ST. BONAVENTURE — The signs had been there since before Christmas.
On Dec. 19, in its first experience of playing inside an empty Reilly Center, the St. Bonaventure men’s basketball team managed to go up 30-7 on Colonial Athletic Association favorite Hofstra in barely the first 10 minutes.
And though it ultimately came back to Earth, falling behind 66-62 with five minutes remaining, the message was clear: when this team, and this particular starting five, is on and clicking and defending … it is that good.
In the month since, outside of an unsightly showing at Rhode Island, in which one of those key cogs was missing, Bona has only continued to make that case.
Coach Mark Schmidt’s team took down Atlantic 10 favorite Richmond on the road. It trounced its next opponent by 26 and beat the following three by an average of 15. It earned a pair of Top-70 victories (per KenPom, over the 49th-ranked Spiders and No. 69 VCU) along the way.
But the biggest indication that this team — the Bonnies’ new “Iron Man 5” — might truly be onto something, could eventually be compared to, or even exceed, the other top teams under Schmidt’s watch (in 2012, ‘16 and ‘18) occurred over the final 20 minutes on Wednesday night against VCU.
In one of the most stunning stretches of the Schmidt era, Bona turned a 15-point halftime hole into a 16-point (70-54) triumph. It all but erased that deficit, with a flurry of dunks, drives and baseline finishes, by the first media timeout of the second half. It outscored the Rams 45-14 in that span.
Yes, we’ve witnessed big Bona comebacks before.
But this wasn’t like rallying from 18 down to beat a young UMass team at home (in 2015-16) or storming back from an 18-point deficit to avoid losing to a bad Saint Joe’s squad (in 2016-17) or brushing aside an early 15-point hole to beat an average George Mason team by 12 (last year).
This was different. This was Bona, after a poor first half, taking it to one of the league’s perennial powers, a VCU team that had sat just a half game behind the Bonnies for first in the A-10 standings, a Top 100 squad, one with NCAA aspirations all its own. This was Bona sending another missive to its league brethren: This year, trying circumstances or not, it intends to take a back seat to no one.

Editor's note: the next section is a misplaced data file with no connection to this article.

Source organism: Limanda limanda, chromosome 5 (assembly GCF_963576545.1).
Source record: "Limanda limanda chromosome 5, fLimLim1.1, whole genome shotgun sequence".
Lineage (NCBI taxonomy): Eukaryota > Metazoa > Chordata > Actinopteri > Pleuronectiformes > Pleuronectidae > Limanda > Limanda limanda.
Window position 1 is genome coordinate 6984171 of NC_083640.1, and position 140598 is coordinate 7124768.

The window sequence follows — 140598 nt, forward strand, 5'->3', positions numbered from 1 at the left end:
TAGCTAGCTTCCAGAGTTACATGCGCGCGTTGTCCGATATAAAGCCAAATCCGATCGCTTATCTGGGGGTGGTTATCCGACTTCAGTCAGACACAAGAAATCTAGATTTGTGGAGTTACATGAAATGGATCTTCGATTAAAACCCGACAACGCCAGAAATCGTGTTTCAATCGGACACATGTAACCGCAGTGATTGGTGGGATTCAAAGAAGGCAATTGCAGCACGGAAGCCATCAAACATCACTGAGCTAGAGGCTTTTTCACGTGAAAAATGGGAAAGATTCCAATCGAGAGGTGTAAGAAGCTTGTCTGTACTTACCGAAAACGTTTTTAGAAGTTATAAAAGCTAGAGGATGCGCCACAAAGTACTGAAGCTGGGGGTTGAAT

“It’s a special group, but not only that, it’s the right group of guys,” said junior guard Jaren Holmes, when asked to assess the magnitude of Wednesday’s win. “We’re really together; I mean, this is a family, we wouldn’t want it any other way.
“We want to be the best, we want to win an A-10 championship. And I think that’s the goal when we come out here in practice and we have off days and we get extra shots up. I think that’s everybody’s goal on this team, and that’s a big step, wanting to win.”
Has Bona, just over a third of the way through this shortened season, played its way into the at-large conversation? Without a real non-conference and the accompanying opportunities for big-name victories (like in 2017-18, when Bona beat Syracuse and Maryland), it’s difficult to say.
But it probably should be considered as such.
Schmidt’s team (7-1, 5-1), as of Thursday night, ranked No. 54 in the KenPom projection and, more importantly, No. 42 in the NET rankings, which has replaced the RPI as the NCAA’s primary tool for selecting NCAA Tournament teams. If it doesn’t start to receive Top 25 votes on Monday, it likely would the following week with wins over Duquesne and Davidson.
And the local media isn’t the only one beginning to feel this way.
“St. Bonaventure doesn’t have a talent like Andrew Nicholson, but this looks like it has a chance to be Mark Schmidt’s best team yet in Olean,” CBS’ Jon Rothstein tweeted after Bona had completed its comeback. “Plan accordingly.”
Given the nature of its wins, Bona has to be considered a top two or three — if not the best — team in the conference. The only one that might definitively be able to say otherwise is Saint Louis, which is nationally ranked (No. 25 in the AP poll), but has yet to play a league game this season due to COVID-19.
At-large aside, Bona, if it continues to play this way, should have as good a shot as any of winning the league tournament. An equally important task: avoiding some of the landmine losses that have clipped it in the past.
For now, though, these Bonnies do seem for real.
“As a coach, you just challenge the guys, and if you have character guys, guys that are competitors, they’re going to respond,” Schmidt said Wednesday. “The most important minutes of the second half were the first five minutes. It’s like, is the lead going to go from 15 to 25 or were we going to cut into it?
“And our guys responded. We couldn’t have played better (in the second half). To do (what we did) … it’s a credit to our guys. I’m really proud of what we did in the last 20 minutes.”